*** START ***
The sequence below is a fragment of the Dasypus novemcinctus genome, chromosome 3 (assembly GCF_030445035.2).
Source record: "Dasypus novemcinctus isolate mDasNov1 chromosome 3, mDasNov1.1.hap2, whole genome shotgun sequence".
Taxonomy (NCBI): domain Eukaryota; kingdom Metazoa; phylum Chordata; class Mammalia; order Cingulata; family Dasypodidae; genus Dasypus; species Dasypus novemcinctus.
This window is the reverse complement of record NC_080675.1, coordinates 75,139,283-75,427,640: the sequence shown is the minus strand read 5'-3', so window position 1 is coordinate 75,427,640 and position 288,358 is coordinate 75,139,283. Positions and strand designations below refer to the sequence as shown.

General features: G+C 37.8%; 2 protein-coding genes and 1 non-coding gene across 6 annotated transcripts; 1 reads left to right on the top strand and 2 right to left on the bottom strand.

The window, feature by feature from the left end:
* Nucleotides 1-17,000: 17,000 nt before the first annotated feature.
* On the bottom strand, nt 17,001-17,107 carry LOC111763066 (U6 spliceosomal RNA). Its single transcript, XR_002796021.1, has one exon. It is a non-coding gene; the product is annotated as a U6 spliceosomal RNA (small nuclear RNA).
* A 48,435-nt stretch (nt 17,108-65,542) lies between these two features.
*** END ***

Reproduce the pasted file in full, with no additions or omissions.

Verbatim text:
The sequence below is a fragment of the Dasypus novemcinctus genome, chromosome 3 (assembly GCF_030445035.2).
Source record: "Dasypus novemcinctus isolate mDasNov1 chromosome 3, mDasNov1.1.hap2, whole genome shotgun sequence".
Taxonomy (NCBI): domain Eukaryota; kingdom Metazoa; phylum Chordata; class Mammalia; order Cingulata; family Dasypodidae; genus Dasypus; species Dasypus novemcinctus.
This window is the reverse complement of record NC_080675.1, coordinates 75,139,283-75,427,640: the sequence shown is the minus strand read 5'-3', so window position 1 is coordinate 75,427,640 and position 288,358 is coordinate 75,139,283. Positions and strand designations below refer to the sequence as shown.

General features: G+C 37.8%; 2 protein-coding genes and 1 non-coding gene across 6 annotated transcripts; 1 reads left to right on the top strand and 2 right to left on the bottom strand.

The window, feature by feature from the left end:
* Nucleotides 1-17,000: 17,000 nt before the first annotated feature.
* On the bottom strand, nt 17,001-17,107 carry LOC111763066 (U6 spliceosomal RNA). Its single transcript, XR_002796021.1, has one exon. It is a non-coding gene; the product is annotated as a U6 spliceosomal RNA (small nuclear RNA).
* A 48,435-nt stretch (nt 17,108-65,542) lies between these two features.